Keep rewriting your company’s mission statement. Even if you’re not making any changes to it, you’ll be surprised at how it evolves as your business evolves. Studying this evolution can give you insight that nobody else has into your own business.
Personally, you need to relax, take time to read, be with friends and just unwind. Sleep in. Go to a movie. Try to do things that require no brain power so you can reserve that mental capacity for solving problems with creativity instead of fatigue. A rested brain will come up with a creative solution. A fatigued brain will come up with the easiest one.
How do you end each day and why?
I review what I did that day and what I need to do the next day. It takes about 15 minutes but I like to review who I called, what we spoke about, emails I answered, etc. Doing this clears my mind and quells any anxiety I have about productivity. When you’re on your own, you can get lost in your work and at the end of the day, it might feel like you didn’t do anything which makes me anxious. Simply going over what it is I did and looking at what I need to do reminds me that I made progress. As long as you’re making progress, you’ll have no reason to feel anxious.
What is your best PR/marketing tip for business just starting up?
Network! Join your chamber of commerce, go to happy hours with your attorney, accountant, old co-workers. The more people you can meet in person and tell about what you do the better. Even if they’re not a candidate for you professionally, explaining what you do in this no-pressure environment helps refine your pitch for when it matters.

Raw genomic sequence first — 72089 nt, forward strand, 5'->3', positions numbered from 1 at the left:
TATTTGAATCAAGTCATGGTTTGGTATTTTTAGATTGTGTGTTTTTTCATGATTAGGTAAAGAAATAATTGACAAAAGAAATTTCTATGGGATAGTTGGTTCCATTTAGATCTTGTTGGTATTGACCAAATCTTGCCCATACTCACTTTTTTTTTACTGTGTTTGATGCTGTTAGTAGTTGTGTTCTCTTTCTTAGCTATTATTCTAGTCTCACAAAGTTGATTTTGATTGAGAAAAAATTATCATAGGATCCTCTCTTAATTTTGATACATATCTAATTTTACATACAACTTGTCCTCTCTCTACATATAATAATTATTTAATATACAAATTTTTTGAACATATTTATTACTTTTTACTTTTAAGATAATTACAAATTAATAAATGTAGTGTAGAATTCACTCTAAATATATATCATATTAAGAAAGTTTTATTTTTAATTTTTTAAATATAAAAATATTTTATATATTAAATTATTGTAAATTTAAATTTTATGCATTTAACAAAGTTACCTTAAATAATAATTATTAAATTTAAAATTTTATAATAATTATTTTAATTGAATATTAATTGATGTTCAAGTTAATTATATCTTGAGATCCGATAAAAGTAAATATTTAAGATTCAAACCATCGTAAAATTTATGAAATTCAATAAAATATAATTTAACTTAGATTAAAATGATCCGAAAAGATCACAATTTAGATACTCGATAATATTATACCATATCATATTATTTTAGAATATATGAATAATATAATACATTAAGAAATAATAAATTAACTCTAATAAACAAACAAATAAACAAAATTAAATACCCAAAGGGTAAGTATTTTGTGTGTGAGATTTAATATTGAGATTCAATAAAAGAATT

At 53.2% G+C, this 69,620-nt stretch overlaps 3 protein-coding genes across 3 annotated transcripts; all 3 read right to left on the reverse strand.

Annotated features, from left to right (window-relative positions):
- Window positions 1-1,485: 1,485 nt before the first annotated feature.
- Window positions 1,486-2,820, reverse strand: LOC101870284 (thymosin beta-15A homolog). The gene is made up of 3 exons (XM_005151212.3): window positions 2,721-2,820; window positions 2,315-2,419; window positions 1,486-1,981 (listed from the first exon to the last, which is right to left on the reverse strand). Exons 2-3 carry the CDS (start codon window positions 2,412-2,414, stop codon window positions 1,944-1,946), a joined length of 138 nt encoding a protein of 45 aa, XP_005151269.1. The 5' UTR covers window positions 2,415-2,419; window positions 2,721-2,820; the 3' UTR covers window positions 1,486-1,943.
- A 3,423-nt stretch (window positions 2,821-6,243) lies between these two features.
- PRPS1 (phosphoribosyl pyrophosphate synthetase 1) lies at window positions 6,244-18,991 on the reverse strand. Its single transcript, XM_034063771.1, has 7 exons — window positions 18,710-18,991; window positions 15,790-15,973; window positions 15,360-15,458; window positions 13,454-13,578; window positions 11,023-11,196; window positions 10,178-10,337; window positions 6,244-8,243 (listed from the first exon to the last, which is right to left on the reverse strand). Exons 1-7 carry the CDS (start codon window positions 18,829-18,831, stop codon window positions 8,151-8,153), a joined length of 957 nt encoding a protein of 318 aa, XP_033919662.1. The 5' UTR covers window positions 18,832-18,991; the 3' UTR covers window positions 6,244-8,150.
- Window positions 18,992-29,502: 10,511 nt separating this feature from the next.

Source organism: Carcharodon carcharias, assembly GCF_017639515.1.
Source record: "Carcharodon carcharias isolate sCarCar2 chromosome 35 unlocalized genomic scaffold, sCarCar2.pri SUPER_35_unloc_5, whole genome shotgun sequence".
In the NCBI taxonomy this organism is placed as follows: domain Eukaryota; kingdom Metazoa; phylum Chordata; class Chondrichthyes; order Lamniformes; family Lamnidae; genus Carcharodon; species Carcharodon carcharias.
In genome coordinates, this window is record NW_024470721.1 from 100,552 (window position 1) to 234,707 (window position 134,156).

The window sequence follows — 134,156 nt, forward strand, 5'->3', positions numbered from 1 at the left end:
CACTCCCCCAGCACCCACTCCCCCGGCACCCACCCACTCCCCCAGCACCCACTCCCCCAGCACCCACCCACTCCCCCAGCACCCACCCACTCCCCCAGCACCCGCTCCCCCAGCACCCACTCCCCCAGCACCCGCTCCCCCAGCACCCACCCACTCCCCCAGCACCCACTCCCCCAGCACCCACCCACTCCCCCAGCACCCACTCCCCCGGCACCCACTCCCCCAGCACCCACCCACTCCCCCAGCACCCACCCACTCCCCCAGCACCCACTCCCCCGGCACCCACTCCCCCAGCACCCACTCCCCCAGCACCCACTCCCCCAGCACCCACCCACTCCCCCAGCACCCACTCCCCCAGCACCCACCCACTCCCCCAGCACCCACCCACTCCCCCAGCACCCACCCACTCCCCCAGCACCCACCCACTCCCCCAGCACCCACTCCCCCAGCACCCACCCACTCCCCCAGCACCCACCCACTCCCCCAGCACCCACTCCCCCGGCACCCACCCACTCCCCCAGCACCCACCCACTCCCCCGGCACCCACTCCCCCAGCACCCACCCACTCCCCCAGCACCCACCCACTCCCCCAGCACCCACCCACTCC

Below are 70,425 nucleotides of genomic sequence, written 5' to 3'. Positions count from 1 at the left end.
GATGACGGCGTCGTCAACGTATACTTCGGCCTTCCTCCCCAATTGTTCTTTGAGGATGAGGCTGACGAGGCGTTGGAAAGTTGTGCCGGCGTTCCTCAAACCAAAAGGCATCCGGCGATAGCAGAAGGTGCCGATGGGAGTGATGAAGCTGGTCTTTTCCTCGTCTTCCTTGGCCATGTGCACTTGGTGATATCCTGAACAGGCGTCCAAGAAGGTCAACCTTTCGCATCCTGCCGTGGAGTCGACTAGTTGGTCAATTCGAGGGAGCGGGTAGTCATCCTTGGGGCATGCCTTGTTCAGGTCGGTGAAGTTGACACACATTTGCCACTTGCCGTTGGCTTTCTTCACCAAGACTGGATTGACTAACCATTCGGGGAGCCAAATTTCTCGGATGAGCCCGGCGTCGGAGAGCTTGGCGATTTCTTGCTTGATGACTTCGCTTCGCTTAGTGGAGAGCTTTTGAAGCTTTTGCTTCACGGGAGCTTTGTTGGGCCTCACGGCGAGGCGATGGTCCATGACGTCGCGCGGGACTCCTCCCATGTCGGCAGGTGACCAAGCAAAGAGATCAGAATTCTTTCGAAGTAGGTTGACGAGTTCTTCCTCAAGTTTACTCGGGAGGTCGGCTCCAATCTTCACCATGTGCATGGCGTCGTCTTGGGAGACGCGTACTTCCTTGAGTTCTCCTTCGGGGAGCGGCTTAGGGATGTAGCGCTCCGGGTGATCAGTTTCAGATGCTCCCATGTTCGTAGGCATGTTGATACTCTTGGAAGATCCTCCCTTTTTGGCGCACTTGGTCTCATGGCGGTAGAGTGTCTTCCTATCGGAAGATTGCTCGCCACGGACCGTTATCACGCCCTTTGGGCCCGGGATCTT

I would also suggest hiring a good graphic designer and develop a marketing piece explaining what you do with nice looking visuals laying it out. Have them make an infographic that’s visually engaging. This is a much better leave-behind than a business card and you can use it in many different scenarios.
What is your ultimate goal? What will you do if/when you get there?
I want to change how digital advertising is bought. It’s a confusing, ugly world right now and it’s filled with confusing acronyms, user interfaces, people and sub-par customer service. Each program/solution requires such intimate knowledge that it’s easy for marketing teams/business owners/agency buyers to get bogged down in the weeds when all they need is a solution that works. The digital/tech sector has created so many tools that make life easier. We believe running effective ad campaigns across multiple platforms shouldn’t be so difficult. Once we unclutter this industry, we’ll look for another problem to solve.